Publisher: Gary Hollick ghollick@richmond-news.com

Editor: Eve Edmonds eedmonds@richmond-new.com

Director of Advertising: Rob Akimow rakimow@richmond-news.com

A message from the chairperson On behalf of the Richmond Board of Education, I am proud to present our first edition of EdCom to our students, parents and our community. There are so many great accomplishments that happen each day in Public Education and it is important that we find ways to share these stories. The Board of Education and District staff are very aware of this and are constantly looking for new ways to communicate with our students, staff and the general public. EdCom is a great opportunity for us to develop a voice for our District and as such, it is a valuable platform on which we can deliver stories about success, perseverance, dedication and teamwork. It is important to note that EdCom is produced at no cost to the Richmond School District and the commercial advertising in this publication does not imply endorsement by our District. Our first issue touches on a variety of topics that include school crossing guards, environmental stewardship and career programs to name a few. These stories are about our District and about the dedicated people that make a difference each day. Countless hours are committed behind the scenes to accomplish so much and often times this dedication goes unrecognized. I am excited that we have the opportunity to shine a spotlight on a few of these individuals and congratulate them for the great work that they are doing. I hope that you enjoy these articles.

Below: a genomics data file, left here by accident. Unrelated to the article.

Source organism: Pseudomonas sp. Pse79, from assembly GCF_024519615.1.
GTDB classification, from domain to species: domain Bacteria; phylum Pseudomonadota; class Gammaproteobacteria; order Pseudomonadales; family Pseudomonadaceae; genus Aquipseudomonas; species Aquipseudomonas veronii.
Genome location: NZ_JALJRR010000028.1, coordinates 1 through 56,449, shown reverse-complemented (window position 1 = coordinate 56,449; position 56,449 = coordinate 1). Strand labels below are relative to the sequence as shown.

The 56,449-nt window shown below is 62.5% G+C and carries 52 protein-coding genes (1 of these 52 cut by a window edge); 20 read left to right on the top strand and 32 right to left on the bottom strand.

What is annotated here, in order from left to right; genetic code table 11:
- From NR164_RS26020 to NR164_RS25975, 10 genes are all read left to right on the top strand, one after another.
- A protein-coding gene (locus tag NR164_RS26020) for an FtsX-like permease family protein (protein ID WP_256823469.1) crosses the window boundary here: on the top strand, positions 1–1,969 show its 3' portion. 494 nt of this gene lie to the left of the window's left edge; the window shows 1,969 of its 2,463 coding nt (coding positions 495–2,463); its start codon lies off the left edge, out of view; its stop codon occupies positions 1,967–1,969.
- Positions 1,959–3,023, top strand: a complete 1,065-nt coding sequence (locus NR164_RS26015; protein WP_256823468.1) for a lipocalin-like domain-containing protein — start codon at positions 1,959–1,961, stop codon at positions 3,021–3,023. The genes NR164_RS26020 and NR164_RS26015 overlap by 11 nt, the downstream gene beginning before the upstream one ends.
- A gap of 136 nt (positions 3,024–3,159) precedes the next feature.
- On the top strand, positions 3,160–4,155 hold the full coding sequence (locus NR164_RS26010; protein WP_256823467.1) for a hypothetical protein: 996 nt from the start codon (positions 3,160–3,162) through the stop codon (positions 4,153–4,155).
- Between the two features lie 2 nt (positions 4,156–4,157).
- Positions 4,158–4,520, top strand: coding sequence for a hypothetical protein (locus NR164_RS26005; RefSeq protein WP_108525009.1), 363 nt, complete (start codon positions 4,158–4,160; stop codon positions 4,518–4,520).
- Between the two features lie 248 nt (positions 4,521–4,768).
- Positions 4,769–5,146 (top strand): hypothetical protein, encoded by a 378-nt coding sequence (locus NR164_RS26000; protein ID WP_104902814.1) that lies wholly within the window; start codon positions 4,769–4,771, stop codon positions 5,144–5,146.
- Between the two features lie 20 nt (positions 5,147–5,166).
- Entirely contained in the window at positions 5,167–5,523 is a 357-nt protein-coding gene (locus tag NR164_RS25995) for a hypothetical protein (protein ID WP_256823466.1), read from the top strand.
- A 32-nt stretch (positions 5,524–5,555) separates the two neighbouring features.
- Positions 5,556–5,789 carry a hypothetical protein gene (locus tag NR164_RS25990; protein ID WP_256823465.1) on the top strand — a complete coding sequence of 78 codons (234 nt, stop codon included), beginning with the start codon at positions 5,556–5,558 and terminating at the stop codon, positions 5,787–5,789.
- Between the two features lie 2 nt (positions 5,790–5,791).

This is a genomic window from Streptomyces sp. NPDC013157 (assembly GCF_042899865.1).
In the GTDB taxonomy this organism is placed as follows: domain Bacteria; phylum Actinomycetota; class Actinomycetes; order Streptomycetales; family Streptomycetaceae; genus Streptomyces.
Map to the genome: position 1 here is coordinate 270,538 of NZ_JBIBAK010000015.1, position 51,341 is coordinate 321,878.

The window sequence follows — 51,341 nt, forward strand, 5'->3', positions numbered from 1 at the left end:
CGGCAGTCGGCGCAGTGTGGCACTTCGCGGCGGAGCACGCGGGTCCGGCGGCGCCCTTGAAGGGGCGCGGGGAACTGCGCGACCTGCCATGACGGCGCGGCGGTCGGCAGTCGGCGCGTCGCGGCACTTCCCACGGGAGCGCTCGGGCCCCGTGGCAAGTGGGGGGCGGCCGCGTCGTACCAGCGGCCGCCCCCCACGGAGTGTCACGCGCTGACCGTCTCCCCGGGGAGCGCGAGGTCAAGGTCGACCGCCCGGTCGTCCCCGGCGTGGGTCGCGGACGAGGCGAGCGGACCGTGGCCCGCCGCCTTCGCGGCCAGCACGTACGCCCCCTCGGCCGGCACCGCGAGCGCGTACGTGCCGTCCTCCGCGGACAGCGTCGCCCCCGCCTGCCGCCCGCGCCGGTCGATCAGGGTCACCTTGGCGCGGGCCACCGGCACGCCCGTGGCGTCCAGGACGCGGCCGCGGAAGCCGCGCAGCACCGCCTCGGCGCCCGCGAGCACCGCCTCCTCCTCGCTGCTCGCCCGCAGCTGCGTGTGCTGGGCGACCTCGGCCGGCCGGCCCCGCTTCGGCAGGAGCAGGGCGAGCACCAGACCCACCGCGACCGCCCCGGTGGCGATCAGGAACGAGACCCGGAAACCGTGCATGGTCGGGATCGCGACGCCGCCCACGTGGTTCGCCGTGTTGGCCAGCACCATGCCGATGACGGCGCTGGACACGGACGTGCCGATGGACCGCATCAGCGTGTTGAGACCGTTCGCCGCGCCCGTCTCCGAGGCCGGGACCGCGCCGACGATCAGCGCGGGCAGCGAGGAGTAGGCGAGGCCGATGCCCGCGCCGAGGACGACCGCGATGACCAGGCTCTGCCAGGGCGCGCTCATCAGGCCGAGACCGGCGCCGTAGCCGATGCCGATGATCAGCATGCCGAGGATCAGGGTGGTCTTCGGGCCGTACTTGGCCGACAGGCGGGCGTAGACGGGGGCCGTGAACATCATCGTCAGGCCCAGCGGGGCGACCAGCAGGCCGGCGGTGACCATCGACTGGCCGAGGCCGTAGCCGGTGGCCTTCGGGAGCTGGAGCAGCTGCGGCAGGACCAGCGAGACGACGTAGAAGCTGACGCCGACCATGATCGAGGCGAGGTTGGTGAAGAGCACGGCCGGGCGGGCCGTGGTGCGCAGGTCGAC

Donna Sargent Chairperson, Richmond Board of Education


EC4 November 2013 EdCom News

The Educate & Communicate Newspaper

Environmental initiatives set lofty goals PHOTO: The Burnett Green Team collects food scraps every day after school to reduce the amount of waste sent to landfills. The school won a 2011 green games award. Currently, there are 125 students taking part in mostly student-led environmental stewardship programs at Burnett.

“A growing number of items that come into a building are now being vetted in terms of sustainability,” said Anita Doig, the district’s purchasing agent. For instance, when new computers are purchased the school district assesses if the waste can be handled in an environmental way by asking: Is the packaging recyclable? Can it be returned and reused? Is the material recycled? Also, more than ever before, schools are using tablets and computers and in turn reducing paper use; many schools now send out newsletters via email. Of course, thanks to technology, some